Eric, I think Joseph Heller would agree with the Catch-22 scenario you've described for the commissions at Guantanamo Bay. They truly are damned if they proceed and damned if they don't. Perhaps unintentionally, I think you've arrived at the right conclusion: The commissions are fundamentally and fatally flawed; the rule of law will prevail only if they are perpetually blocked. Specific evidence against defendants is irrelevant to the question of the tribunals' legitimacy, although I'd also argue that this evidence makes it all the more important that we find some way to try the men held at Gitmo.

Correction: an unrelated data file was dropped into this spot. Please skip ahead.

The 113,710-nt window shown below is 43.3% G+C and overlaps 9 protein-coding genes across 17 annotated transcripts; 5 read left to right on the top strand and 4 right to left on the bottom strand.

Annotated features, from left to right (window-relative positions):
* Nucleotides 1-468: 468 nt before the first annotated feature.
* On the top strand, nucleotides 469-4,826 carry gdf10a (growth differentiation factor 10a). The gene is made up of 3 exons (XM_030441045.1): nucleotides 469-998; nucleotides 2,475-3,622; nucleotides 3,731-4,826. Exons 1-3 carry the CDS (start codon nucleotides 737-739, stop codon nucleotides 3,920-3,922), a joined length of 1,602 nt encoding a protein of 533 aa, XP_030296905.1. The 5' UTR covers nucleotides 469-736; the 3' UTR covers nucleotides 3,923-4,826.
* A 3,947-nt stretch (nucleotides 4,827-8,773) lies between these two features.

Ironically, our French allies across the Atlantic might have found a way . A French court sentenced seven men to prison yesterday for aiding al-Qaida in Mesopotamia by funneling young Frenchmen to Iraq to wage war against U.S. and coalition forces there. French prosecutors brought this case in civilian court, using a combination of open and sealed (i.e., classified) evidence to prove the defendants' guilt in a six-day trial this past March. Now the defendants are headed for prison—and the French get to put points on the scoreboard in the fight against terrorism.
Maybe we can learn a thing or two from our colleagues in Paris?